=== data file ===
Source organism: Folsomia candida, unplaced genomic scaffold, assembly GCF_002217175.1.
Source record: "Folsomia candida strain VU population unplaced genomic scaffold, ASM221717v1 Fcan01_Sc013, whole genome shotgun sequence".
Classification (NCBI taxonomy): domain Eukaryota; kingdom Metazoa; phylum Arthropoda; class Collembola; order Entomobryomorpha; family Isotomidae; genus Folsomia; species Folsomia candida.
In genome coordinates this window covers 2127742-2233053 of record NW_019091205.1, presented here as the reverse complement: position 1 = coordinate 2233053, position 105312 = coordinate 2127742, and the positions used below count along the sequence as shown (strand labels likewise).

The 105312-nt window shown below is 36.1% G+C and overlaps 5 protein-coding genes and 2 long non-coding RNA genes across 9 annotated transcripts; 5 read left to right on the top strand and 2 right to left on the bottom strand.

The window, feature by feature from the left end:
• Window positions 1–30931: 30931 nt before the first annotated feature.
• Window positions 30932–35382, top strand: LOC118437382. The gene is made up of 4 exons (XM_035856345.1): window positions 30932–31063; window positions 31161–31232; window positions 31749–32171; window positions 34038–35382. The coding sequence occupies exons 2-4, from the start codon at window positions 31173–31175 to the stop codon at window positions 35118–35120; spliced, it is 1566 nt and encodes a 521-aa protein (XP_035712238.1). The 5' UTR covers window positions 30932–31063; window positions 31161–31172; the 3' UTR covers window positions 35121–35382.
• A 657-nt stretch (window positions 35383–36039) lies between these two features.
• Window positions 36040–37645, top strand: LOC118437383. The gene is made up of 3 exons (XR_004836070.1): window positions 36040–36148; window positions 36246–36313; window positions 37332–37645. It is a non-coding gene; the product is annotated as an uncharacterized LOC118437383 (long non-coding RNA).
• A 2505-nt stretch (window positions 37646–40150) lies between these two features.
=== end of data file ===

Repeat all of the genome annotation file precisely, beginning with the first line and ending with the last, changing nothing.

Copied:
Source organism: Folsomia candida, unplaced genomic scaffold, assembly GCF_002217175.1.
Source record: "Folsomia candida strain VU population unplaced genomic scaffold, ASM221717v1 Fcan01_Sc013, whole genome shotgun sequence".
Classification (NCBI taxonomy): domain Eukaryota; kingdom Metazoa; phylum Arthropoda; class Collembola; order Entomobryomorpha; family Isotomidae; genus Folsomia; species Folsomia candida.
In genome coordinates this window covers 2127742-2233053 of record NW_019091205.1, presented here as the reverse complement: position 1 = coordinate 2233053, position 105312 = coordinate 2127742, and the positions used below count along the sequence as shown (strand labels likewise).

The 105312-nt window shown below is 36.1% G+C and overlaps 5 protein-coding genes and 2 long non-coding RNA genes across 9 annotated transcripts; 5 read left to right on the top strand and 2 right to left on the bottom strand.

The window, feature by feature from the left end:
• Window positions 1–30931: 30931 nt before the first annotated feature.
• Window positions 30932–35382, top strand: LOC118437382. The gene is made up of 4 exons (XM_035856345.1): window positions 30932–31063; window positions 31161–31232; window positions 31749–32171; window positions 34038–35382. The coding sequence occupies exons 2-4, from the start codon at window positions 31173–31175 to the stop codon at window positions 35118–35120; spliced, it is 1566 nt and encodes a 521-aa protein (XP_035712238.1). The 5' UTR covers window positions 30932–31063; window positions 31161–31172; the 3' UTR covers window positions 35121–35382.
• A 657-nt stretch (window positions 35383–36039) lies between these two features.
• Window positions 36040–37645, top strand: LOC118437383. The gene is made up of 3 exons (XR_004836070.1): window positions 36040–36148; window positions 36246–36313; window positions 37332–37645. It is a non-coding gene; the product is annotated as an uncharacterized LOC118437383 (long non-coding RNA).
• A 2505-nt stretch (window positions 37646–40150) lies between these two features.